“There was no sound at first. But then I knew the answer – it was a lone plane. Weird, I had seen the plane, but my mother didn’t seem to want to ‘see. She just kept listening to it. …listening to things I couldn’t possibly hear, couldn’t possibly understand. I thought to myself, is that similar to the language of killer whales? I saw her smile on her face, mesmerized; Overwhelmed by the incomparable tranquility or happiness that I have never experienced in this life… I suddenly remembered what she mentioned again and again, the hijacker more than two hundred years ago, the Richard Russell who had ‘inspired her… ”

Rich: I’m ready to land. I’ll do a few rolls first. If successful I will start descending. That’s it for tonight.

Tower: Rich, if you can, please keep the aircraft as close to the water as possible.

Rich: I’m a little dizzy. The scenery changes so quickly; I want to take a good look at them and enjoy the moment. Everything is beautiful.

Tower: Can you see your surroundings clearly? Visibility okay?

Rich: Fine, no problem. I just flew around Mount Rainier and it was so beautiful. I think there is enough oil left to fly me to Mount Olympic to check it out.

Rich: I don’t know how to land. Actually, I didn’t intend to land at all—

These were the last words of the 29-year-old hijacker Richard Russell. One hundred and sixty years ago, after roaming alone in the sky for 75 minutes, at about 9:20 on the night of August 10, 2018, Richard Russell and his small propeller plane crashed on a deserted island off the coast of Seattle. The island is completely uninhabited, so there were no casualties except the driver himself who died as he wished. It was summer on the east coast of the North Pacific Ocean, and the dusk in Seattle was long. The air and moving clouds reflected the thin sunlight in the high latitudes, making the sky colorful and changeable like an unfinished dream. Richard Russell would not know how his last voyage affected a little girl born more than a hundred years later, let alone how this maverick little girl shook the development of human civilization. “After the plane disappeared, it seemed like a long, long time…” Mike Morant said, “She turned around and said the last words to me in this life…”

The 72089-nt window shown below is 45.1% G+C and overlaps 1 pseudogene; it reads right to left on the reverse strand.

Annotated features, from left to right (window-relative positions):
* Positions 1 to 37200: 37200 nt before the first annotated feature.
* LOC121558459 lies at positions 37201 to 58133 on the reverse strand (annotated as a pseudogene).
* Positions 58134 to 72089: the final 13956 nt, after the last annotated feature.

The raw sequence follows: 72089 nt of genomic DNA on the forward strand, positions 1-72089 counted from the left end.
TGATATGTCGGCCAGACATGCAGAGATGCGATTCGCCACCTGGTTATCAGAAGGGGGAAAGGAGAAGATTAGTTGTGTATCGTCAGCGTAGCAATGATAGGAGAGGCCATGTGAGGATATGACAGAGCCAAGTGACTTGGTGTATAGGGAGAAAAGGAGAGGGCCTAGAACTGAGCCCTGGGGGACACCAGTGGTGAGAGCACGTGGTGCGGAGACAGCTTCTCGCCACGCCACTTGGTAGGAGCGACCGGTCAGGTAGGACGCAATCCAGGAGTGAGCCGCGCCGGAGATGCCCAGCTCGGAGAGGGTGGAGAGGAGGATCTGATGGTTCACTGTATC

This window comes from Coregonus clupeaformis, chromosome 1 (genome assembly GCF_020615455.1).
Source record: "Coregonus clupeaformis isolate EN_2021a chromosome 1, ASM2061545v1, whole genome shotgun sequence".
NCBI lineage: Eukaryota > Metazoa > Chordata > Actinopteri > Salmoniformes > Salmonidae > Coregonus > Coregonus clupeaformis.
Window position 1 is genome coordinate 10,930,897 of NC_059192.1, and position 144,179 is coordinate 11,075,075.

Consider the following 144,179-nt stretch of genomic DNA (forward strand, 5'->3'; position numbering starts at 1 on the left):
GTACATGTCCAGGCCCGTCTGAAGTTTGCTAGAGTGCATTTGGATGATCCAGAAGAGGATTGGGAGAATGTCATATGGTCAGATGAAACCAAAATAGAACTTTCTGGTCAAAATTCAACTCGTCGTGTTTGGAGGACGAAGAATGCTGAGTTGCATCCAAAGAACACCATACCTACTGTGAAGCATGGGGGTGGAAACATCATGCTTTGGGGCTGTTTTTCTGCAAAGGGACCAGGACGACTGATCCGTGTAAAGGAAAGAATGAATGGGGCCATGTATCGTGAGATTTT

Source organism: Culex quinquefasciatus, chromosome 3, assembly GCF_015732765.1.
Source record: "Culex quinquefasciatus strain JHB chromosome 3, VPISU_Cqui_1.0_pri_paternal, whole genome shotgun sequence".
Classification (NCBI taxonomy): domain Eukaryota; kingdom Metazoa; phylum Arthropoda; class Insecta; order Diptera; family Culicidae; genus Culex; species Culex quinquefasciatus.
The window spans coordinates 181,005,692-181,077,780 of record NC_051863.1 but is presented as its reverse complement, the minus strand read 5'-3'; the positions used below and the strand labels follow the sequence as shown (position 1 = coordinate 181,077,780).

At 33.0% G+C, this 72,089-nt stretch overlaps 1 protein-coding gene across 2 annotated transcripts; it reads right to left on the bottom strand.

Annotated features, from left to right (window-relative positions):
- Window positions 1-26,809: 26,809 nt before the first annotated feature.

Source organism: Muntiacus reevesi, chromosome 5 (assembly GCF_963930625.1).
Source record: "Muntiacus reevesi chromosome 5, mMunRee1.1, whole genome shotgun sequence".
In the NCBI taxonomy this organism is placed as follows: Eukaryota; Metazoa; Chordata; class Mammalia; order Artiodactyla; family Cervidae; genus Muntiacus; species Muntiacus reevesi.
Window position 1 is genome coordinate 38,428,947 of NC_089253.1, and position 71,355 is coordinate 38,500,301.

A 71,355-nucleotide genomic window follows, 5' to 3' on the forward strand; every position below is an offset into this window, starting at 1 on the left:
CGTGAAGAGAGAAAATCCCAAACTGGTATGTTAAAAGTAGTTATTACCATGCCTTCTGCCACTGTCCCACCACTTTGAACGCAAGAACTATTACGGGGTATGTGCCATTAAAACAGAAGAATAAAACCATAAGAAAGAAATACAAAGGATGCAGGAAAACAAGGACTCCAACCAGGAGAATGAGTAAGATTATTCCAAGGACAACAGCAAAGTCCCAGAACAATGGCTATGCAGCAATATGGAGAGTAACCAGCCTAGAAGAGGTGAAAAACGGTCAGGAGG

“what did she say?”

“Of course I don’t understand.” Mike Morant smiled, fascinated, “but she repeated it several times, so I frantically recorded it…”

“what is that?”

“I love you.”


“‘I love you.’ means ‘I love you.’ The water licks the gravel shore beneath our feet. Mike Morant has tears in his eyes. I saw countless tiny snowflakes, or phantoms of snowflakes, melting slowly in his eyes. “That actually made sense…I showed the recording to her researchers afterwards…they checked the paper and told me it was ‘I love you’ in orca language…”

That was also Shepresa’s last words. On April 18, 2155, after saying those words, a generation of legendary scientist Shepresa smiled and calmly stopped breathing. Is talking important to people? Is love, or intimacy, important to humans? What is it that people are constantly searching for? I don’t know; I believe that many people throughout the ages have never known. However, I seem to be able to see that scene with my own eyes: the snow-white silence in front of the hospital window, a plane that came from nowhere, a long voyage that lost its destination. “Dreams in the future, love that can’t be given.” I seem to see the young man in her heart soaring alone in the gorgeous dusk of Seattle. The youth has never died, he has survived in another way; and we will continue to travel in this world changed by Shepresa, like a bird that never lands, like a lonely plane.